By Donald Wittkowski
Peyton Laricks was suited up in her Bishop McHugh Regional Catholic School basketball uniform on Saturday for a big game against local rival Ocean City.
“I like to play basketball,” the blonde, pint-sized, third-grader exclaimed, punctuating her remarks with an adorable smile.
She also enjoys singing, dancing, acting, swimming and riding the surf on her boogie board during summer outings with her family on the 48th Street beach in Sea Isle City.
The fact that Peyton can do any of those things is a miracle. As she prepares to celebrate her 9th birthday on March 31, she continues to defy the odds by overcoming an often fatal birth defect called Congenital Diaphragmatic Hernia, or CDH.
On Saturday night, her life was celebrated during a fundraiser at the Yacht Club of Sea Isle City that benefits the Peyton’s Promise charity. Now in its sixth year, the fundraiser was established by Peyton’s parents, Debbie and Dustin Laricks, of Sea Isle, to raise money for CDH research at the Children’s Hospital of Philadelphia.
Peyton’s Promise also raises money during an annual run-walk in Sea Isle. The ninth edition of the run-walk is scheduled for June 10. Peyton said she plans to run in the event for the first time this year.
Based on everything she has accomplished in her remarkable life so far, would anyone be surprised if she does run?
Through 2016, Peyton’s Promise had donated a total of $326,000 to the Children’s Hospital of Philadelphia from the two fundraisers. Dustin Laricks said the family hopes to raise an additional $60,000 this year.
Children’s Hospital of Philadelphia, or CHOP, is where Peyton was born on March 31, 2008. Most babies leave the hospital after only a few days. Peyton endured 88 days in the newborn intensive care unit, including 12 days on life support.
“There were times when they told us that she probably wouldn’t live,” Dustin Laricks recalled.
“They were brutally honest at CHOP,” Debbie Laricks added.
Debbie wasn’t even allowed to hold the medically fragile Peyton for six weeks. CDH leaves a hole in the diaphragm, allowing abdominal organs to migrate into the upper chest area and crowd out the lungs.
Peyton went through multiple surgeries to correct the birth defect, including having a Gore-Tex fabric patch placed on her diaphragm to cover the hole. She continues to wear the patch.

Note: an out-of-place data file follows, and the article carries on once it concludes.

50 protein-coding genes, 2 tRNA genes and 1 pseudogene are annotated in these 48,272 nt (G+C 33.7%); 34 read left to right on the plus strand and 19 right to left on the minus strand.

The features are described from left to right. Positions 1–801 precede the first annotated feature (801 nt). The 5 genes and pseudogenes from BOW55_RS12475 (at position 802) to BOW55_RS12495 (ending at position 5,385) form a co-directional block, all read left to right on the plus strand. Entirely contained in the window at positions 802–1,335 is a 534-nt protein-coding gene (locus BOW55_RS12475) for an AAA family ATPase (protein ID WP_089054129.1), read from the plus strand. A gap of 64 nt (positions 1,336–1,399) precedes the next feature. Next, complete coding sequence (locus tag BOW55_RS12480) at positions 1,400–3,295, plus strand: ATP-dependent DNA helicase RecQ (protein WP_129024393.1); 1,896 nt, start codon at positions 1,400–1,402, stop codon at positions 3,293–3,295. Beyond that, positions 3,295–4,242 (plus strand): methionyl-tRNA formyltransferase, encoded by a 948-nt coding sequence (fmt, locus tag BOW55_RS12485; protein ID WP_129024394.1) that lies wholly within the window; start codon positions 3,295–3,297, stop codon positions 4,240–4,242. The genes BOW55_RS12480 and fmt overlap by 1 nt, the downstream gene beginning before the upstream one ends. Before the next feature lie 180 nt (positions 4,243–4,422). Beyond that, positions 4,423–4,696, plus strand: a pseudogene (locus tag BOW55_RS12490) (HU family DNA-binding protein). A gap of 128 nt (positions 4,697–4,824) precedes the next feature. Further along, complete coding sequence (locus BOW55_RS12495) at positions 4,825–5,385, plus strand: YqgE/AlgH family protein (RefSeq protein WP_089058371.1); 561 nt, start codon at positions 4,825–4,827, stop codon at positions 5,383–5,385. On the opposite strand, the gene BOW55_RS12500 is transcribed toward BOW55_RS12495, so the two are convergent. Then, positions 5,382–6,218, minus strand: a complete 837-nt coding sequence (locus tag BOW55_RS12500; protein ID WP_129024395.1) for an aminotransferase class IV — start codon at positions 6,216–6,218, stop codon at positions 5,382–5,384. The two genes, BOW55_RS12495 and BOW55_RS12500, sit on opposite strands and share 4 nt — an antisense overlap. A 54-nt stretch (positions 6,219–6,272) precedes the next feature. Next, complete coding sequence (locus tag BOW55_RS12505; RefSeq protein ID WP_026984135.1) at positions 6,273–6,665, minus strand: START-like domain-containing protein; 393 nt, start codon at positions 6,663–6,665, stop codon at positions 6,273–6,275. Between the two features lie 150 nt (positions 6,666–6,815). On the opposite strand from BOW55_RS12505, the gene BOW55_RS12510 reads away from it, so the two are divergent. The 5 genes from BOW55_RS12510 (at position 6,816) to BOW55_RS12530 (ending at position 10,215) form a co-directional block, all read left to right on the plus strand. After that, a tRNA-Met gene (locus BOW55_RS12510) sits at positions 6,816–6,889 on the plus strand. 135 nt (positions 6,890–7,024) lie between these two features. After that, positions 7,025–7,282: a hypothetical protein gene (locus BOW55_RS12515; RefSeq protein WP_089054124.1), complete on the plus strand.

“So, the trick is putting back everything where it’s supposed to go and allowing the lungs to grow,” Dustin Laricks explained of the surgery.
Until Peyton was born, Dustin and Debbie Laricks had never heard of CDH. The condition occurs in about one in every 2,500 births and is fatal to about 50 percent of the babies who have it, the couple noted.
Even the children who survive CDH can have hearing and vision problems, learning disorders, brain damage and other lifelong health complications, they said.
“Not only by living is she beating the odds, but also having a long-term high quality of life is beating the odds,” Dustin Laricks said of his daughter.
Peyton faces no physical restrictions. She is allowed to run, play and do everything else a child of her age normally does.
She has a 10-year-old brother, Dustin, and a 6-year-old sister, Quinn. Her father, Dustin Laricks, 39, is in the real estate business. Her mother, Debbie Laricks, 40, teaches sixth grade English at Bishop McHugh Regional Catholic School in Cape May Court House.
Called extremely bright and bookwormish by her parents, Peyton is already thinking about following her mother into the teaching profession.
“I’d like to be a teacher,” she said, as her mother smiled proudly.
Asked if she would like to become an English teacher, just like her mother, she paused for a moment and replied, emphatically, “No, I want to be a math teacher.”
Her parents roared with laughter to show their approval.